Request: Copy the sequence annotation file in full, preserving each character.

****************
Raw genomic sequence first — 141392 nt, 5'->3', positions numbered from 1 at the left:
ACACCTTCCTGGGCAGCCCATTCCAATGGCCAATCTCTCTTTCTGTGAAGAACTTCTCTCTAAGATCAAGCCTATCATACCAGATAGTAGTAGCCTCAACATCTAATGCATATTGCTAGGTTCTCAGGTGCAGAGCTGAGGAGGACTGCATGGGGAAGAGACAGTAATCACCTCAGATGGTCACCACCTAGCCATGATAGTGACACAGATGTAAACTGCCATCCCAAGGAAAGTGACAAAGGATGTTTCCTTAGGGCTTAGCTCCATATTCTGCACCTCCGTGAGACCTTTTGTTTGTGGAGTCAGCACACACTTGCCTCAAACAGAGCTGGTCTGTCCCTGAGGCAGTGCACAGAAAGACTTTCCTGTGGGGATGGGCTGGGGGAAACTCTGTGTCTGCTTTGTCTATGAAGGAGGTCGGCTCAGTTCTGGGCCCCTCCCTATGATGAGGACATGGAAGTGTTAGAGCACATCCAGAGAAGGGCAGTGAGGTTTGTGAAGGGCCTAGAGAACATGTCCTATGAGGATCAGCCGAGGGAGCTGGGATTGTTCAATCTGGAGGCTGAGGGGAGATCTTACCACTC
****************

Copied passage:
Raw genomic sequence first — 141392 nt, 5'->3', positions numbered from 1 at the left:
ACACCTTCCTGGGCAGCCCATTCCAATGGCCAATCTCTCTTTCTGTGAAGAACTTCTCTCTAAGATCAAGCCTATCATACCAGATAGTAGTAGCCTCAACATCTAATGCATATTGCTAGGTTCTCAGGTGCAGAGCTGAGGAGGACTGCATGGGGAAGAGACAGTAATCACCTCAGATGGTCACCACCTAGCCATGATAGTGACACAGATGTAAACTGCCATCCCAAGGAAAGTGACAAAGGATGTTTCCTTAGGGCTTAGCTCCATATTCTGCACCTCCGTGAGACCTTTTGTTTGTGGAGTCAGCACACACTTGCCTCAAACAGAGCTGGTCTGTCCCTGAGGCAGTGCACAGAAAGACTTTCCTGTGGGGATGGGCTGGGGGAAACTCTGTGTCTGCTTTGTCTATGAAGGAGGTCGGCTCAGTTCTGGGCCCCTCCCTATGATGAGGACATGGAAGTGTTAGAGCACATCCAGAGAAGGGCAGTGAGGTTTGTGAAGGGCCTAGAGAACATGTCCTATGAGGATCAGCCGAGGGAGCTGGGATTGTTCAATCTGGAGGCTGAGGGGAGATCTTACCACTC